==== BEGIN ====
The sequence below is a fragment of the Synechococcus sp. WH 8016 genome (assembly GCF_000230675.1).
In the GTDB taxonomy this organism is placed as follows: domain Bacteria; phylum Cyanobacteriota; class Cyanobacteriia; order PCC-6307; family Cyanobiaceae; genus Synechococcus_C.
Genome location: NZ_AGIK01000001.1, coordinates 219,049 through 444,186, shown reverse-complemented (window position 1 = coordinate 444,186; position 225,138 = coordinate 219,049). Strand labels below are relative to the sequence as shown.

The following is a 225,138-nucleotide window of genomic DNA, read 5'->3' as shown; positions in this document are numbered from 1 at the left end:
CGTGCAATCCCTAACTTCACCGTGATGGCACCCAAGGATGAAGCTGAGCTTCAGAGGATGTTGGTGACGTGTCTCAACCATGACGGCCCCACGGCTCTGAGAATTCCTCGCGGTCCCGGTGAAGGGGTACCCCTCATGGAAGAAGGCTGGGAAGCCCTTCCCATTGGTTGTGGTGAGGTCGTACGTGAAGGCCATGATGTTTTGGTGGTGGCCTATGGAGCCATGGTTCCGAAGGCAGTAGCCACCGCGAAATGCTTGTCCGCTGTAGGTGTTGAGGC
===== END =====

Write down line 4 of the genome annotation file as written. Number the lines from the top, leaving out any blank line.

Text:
The following is a 225,138-nucleotide window of genomic DNA, read 5'->3' as shown; positions in this document are numbered from 1 at the left end: